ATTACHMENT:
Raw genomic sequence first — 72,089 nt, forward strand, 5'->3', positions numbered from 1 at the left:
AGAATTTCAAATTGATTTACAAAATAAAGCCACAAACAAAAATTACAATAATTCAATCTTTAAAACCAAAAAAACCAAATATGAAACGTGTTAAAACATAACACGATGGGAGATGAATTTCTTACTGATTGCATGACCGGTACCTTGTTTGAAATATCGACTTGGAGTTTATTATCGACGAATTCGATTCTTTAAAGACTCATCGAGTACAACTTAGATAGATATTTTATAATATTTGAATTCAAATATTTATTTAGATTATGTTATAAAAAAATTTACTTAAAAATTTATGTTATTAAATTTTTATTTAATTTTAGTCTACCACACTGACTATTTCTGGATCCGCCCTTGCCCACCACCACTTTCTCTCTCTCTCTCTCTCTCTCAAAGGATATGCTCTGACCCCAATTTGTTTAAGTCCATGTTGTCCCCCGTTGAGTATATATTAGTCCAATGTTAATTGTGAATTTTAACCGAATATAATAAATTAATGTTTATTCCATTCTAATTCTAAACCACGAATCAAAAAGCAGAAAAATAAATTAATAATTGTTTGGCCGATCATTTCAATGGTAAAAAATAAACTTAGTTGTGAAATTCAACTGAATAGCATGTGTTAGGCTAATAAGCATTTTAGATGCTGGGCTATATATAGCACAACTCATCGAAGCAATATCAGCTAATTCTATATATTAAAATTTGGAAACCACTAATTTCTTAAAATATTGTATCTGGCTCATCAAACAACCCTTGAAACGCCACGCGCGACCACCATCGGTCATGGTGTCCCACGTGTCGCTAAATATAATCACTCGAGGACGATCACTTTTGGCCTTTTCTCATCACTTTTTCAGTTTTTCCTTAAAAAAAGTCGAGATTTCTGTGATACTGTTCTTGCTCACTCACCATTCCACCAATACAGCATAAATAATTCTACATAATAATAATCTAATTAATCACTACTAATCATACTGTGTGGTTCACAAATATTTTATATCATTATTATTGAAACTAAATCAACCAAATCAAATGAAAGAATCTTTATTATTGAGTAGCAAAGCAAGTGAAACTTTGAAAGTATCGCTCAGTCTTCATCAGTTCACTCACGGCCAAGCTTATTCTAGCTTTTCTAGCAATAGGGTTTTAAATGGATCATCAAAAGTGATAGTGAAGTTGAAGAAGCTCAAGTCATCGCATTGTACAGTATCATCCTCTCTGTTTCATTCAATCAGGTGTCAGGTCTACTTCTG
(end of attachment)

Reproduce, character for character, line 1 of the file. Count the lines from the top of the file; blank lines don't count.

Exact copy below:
Raw genomic sequence first — 72,089 nt, forward strand, 5'->3', positions numbered from 1 at the left: